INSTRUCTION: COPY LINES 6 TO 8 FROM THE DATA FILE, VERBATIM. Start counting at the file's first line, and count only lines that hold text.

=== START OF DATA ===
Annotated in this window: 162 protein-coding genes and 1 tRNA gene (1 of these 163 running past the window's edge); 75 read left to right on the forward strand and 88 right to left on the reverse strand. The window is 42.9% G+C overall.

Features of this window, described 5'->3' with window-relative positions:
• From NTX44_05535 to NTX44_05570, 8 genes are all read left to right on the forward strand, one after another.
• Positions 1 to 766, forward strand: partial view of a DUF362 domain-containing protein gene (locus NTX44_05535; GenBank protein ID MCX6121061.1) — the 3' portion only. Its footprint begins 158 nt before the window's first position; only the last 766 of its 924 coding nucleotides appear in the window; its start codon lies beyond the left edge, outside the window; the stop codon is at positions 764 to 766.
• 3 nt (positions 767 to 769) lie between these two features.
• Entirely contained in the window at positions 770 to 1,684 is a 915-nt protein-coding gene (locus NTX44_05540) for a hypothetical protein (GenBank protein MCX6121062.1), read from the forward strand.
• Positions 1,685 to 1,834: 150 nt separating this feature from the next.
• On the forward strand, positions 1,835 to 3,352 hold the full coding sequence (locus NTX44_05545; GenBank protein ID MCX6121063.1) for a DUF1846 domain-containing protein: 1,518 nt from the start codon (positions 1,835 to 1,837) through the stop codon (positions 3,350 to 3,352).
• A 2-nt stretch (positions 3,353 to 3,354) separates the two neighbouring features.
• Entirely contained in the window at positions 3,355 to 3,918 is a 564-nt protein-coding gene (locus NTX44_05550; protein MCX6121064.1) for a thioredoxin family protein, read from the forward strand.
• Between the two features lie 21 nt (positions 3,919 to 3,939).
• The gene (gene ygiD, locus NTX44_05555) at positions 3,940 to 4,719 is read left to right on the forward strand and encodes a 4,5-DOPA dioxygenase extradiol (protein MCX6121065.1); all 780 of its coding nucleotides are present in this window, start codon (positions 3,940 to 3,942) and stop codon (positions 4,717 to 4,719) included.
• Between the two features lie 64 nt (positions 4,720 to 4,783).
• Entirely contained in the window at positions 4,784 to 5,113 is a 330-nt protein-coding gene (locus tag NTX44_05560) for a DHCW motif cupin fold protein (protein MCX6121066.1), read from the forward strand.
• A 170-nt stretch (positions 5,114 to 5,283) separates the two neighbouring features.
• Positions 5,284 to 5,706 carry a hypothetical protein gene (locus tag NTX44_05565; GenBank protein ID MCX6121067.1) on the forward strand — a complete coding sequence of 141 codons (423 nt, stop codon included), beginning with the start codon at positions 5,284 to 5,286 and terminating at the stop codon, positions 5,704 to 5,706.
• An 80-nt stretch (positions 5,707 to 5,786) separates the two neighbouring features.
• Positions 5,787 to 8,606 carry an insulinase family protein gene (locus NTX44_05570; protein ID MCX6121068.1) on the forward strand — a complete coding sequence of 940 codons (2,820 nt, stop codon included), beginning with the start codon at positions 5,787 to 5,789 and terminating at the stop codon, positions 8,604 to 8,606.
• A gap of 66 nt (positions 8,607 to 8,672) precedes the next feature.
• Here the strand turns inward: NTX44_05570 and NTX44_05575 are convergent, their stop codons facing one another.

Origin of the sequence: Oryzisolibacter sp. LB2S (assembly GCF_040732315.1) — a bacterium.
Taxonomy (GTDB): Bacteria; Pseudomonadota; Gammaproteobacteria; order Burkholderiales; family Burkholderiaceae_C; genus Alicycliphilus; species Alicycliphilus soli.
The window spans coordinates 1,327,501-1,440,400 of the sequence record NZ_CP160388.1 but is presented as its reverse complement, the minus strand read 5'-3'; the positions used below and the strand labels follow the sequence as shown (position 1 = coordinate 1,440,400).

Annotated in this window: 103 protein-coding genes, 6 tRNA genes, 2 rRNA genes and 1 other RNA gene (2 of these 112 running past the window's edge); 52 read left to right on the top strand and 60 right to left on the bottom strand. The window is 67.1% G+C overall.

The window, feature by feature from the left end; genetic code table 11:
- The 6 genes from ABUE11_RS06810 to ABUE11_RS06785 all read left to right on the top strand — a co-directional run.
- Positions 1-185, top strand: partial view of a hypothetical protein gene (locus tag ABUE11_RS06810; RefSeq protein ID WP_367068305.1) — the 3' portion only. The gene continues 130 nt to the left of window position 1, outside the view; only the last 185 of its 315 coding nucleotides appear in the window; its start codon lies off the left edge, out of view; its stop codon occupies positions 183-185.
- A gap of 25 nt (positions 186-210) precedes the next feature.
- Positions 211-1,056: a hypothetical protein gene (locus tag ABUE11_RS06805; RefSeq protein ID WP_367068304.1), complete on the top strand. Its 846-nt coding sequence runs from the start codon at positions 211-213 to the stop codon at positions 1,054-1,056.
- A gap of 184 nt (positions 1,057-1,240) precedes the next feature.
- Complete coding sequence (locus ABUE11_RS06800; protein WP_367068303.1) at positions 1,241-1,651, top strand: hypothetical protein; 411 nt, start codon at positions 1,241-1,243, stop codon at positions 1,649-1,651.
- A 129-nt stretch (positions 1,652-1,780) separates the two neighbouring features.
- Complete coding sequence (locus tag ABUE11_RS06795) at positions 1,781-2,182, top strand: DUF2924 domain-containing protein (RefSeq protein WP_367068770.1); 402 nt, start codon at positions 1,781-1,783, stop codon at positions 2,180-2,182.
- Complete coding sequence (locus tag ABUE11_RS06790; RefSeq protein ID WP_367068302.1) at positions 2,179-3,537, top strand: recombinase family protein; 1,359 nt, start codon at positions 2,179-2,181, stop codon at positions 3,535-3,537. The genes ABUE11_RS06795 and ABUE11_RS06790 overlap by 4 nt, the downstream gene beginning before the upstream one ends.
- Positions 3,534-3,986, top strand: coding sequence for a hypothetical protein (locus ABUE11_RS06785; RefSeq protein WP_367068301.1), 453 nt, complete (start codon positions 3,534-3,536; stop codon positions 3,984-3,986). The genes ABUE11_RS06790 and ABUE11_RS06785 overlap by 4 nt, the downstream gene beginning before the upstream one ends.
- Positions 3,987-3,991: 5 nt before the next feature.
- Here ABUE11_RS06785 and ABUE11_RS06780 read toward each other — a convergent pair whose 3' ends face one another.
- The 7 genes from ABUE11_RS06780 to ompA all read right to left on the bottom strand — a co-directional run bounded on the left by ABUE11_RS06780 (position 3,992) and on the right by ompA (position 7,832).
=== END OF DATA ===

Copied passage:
• Entirely contained in the window at positions 770 to 1,684 is a 915-nt protein-coding gene (locus NTX44_05540) for a hypothetical protein (GenBank protein MCX6121062.1), read from the forward strand.
• Positions 1,685 to 1,834: 150 nt separating this feature from the next.
• On the forward strand, positions 1,835 to 3,352 hold the full coding sequence (locus NTX44_05545; GenBank protein ID MCX6121063.1) for a DUF1846 domain-containing protein: 1,518 nt from the start codon (positions 1,835 to 1,837) through the stop codon (positions 3,350 to 3,352).